by Kieran Mulvaney
It’s a tough sport, boxing. No sooner has a victorious fighter endured the pain of defeating another man in physical combat, than the cries are issued for him to fight someone bigger and better next time. As Larry Merchant observed, it’s a sport of “what have you done for me lately?”
As a case in point, Adrien Broner had barely toweled off following last Saturday’s five-round demolition of British and European lightweight champ Gavin Rees before critics were poring over his performance, looking for tell-tale signs of vulnerabilities and offering up suggestions for who might offer the most serious challenge to his undefeated record.
Last week, HBO boxing analyst Max Kellerman suggested that there is surely somebody out there who has Broner’s number, but that we still have no idea who that might person might be or what kind of style he might have. Did the fact that Broner lost the first two rounds against Rees, and that Rees appeared able to land with relative ease in those opening six minutes, provide a clue as to that boxer’s identity?
Yes and no. Mostly no.
It was clear that Broner was completely unfazed by the Welshman’s early assault, that few punches landed cleanly and that those that did bothered the American about as much as the average gnat bite. Broner, who particularly enjoys being an aggressive counter-puncher, had clearly decided to be just that. He allowed Rees to come forward and take whatever time he needed to establish the ideal distance and start timing his counters. In round 3, that’s what Broner began to do, and from that moment on it was just a matter of time.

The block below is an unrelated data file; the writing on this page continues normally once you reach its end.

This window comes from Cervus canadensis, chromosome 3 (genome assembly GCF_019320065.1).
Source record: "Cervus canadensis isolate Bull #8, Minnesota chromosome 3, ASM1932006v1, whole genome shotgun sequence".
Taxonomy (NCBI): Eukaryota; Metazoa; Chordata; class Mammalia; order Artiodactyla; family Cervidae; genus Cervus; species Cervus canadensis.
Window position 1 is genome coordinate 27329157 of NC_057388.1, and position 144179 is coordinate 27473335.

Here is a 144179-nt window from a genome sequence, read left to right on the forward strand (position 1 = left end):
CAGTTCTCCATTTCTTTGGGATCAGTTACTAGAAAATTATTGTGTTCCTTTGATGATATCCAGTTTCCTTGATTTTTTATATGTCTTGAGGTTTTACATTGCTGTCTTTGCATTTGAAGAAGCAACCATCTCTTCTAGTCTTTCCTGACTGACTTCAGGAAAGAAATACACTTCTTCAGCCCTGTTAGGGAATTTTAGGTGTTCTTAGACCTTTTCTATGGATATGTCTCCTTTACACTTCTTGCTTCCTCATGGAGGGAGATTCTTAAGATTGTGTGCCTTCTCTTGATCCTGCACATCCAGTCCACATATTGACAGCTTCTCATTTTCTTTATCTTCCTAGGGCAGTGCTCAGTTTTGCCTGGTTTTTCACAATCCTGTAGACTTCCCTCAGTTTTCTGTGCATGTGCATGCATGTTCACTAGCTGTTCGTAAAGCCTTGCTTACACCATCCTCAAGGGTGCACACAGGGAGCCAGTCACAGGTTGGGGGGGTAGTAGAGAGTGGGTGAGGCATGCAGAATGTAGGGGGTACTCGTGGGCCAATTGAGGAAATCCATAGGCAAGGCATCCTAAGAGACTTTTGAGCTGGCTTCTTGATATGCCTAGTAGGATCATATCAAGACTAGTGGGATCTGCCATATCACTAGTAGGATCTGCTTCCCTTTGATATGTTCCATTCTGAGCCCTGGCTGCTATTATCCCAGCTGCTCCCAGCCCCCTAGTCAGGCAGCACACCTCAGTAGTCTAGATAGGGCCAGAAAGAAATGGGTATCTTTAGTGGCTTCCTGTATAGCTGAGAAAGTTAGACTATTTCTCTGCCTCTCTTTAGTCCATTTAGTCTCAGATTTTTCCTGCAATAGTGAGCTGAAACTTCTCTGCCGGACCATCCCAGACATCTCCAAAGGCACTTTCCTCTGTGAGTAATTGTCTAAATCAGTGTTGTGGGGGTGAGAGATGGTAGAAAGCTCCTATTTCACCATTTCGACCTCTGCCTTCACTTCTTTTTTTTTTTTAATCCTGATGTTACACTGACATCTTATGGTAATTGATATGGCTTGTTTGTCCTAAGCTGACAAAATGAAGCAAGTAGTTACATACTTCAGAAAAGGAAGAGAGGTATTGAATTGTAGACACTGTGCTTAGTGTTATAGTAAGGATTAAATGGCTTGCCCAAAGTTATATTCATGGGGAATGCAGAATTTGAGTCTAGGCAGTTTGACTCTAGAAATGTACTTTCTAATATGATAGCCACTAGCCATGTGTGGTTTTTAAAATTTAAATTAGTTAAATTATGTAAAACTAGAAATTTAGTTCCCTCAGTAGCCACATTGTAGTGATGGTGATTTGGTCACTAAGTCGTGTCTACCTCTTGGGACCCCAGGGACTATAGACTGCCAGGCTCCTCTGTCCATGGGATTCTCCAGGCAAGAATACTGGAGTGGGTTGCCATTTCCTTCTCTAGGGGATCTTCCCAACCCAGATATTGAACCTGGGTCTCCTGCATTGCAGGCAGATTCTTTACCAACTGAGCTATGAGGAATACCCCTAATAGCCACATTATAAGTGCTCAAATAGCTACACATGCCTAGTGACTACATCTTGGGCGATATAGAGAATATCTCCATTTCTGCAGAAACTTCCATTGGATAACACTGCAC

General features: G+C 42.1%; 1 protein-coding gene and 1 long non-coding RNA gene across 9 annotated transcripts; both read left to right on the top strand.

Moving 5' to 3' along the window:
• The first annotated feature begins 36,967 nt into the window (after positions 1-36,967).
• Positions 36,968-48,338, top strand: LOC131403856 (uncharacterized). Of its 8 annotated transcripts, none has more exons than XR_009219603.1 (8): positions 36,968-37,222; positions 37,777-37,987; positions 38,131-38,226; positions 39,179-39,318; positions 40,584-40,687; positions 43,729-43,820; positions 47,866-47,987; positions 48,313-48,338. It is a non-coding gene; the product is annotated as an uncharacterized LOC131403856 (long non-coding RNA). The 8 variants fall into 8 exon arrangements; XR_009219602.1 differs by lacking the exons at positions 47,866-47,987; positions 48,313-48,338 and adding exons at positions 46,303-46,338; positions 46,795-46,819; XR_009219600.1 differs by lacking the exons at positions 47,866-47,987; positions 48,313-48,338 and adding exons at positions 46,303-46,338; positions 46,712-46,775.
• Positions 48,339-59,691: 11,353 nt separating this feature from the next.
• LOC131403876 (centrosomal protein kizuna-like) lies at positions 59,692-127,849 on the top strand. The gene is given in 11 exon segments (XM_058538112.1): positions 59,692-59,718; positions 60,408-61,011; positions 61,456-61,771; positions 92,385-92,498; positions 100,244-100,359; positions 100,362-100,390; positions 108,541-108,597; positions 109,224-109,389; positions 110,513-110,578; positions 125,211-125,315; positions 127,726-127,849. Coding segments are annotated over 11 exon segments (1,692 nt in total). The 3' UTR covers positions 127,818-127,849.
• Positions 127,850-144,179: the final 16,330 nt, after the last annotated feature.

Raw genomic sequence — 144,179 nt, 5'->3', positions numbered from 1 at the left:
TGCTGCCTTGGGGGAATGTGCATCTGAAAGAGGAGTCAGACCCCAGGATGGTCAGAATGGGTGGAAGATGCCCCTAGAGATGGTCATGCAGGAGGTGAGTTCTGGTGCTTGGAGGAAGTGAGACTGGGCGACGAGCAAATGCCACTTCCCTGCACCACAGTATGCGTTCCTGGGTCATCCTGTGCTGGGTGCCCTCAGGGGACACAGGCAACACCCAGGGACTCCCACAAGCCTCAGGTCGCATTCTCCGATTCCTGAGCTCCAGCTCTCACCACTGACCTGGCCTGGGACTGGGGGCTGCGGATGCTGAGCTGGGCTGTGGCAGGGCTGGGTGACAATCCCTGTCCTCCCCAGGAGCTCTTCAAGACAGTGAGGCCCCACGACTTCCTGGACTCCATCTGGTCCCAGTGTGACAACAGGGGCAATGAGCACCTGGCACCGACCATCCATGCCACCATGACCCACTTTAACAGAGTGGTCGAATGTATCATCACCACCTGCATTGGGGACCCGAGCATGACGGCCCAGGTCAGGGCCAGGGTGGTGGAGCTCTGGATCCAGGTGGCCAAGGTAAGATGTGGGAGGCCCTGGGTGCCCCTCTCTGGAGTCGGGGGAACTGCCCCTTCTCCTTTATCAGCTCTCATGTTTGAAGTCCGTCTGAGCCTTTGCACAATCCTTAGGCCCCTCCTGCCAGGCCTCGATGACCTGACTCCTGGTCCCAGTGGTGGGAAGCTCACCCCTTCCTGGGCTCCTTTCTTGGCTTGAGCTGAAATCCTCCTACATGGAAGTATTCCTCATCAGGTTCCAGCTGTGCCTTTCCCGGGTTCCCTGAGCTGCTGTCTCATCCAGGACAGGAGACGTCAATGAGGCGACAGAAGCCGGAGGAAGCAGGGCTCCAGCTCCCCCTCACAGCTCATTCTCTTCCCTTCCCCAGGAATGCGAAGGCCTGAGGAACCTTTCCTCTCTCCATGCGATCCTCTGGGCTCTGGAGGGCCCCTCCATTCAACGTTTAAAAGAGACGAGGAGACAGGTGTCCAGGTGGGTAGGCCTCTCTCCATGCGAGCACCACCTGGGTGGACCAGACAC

Nonetheless, the fact that (as Kellerman noted) Broner likes to box in a wide stance, inviting his foes to come forward so that he can fight, may prove to be both a crowd-pleasing asset and a potential vulnerability. How would he shape up against a bigger guy than Rees, if he moved up another weight division to 140 pounds and took on someone who can hit much harder?
And how soon could Broner move up? Any time he wanted to. He’s built of rock, weighed 150 on fight night, and is still only 23. And who would be that testing opponent should he do so? Plenty of names were floated, but the one that seemed to whet the most appetites was Brandon Rios – chin of granite, indefatigable, constantly churning punches that so far have never failed to bludgeon his foe into defeat.
It’s quite the thought. The flashy counter-punching Broner against the lunch-pail aggressor Rios: Two undefeated records on the line in a clash of styles. We all know how boxing’s promotional politics frequently conspire to snuff out such dream matches; and of course Rios has business to take care of first, in the form of a March 30 rematch with Mike Alvarado. But it’s a mouth-watering prospect – and whichever man might emerge victorious, perhaps he might even be able to savor it a while before the drumbeats grow louder for him to fight someone yet bigger and yet more dangerous.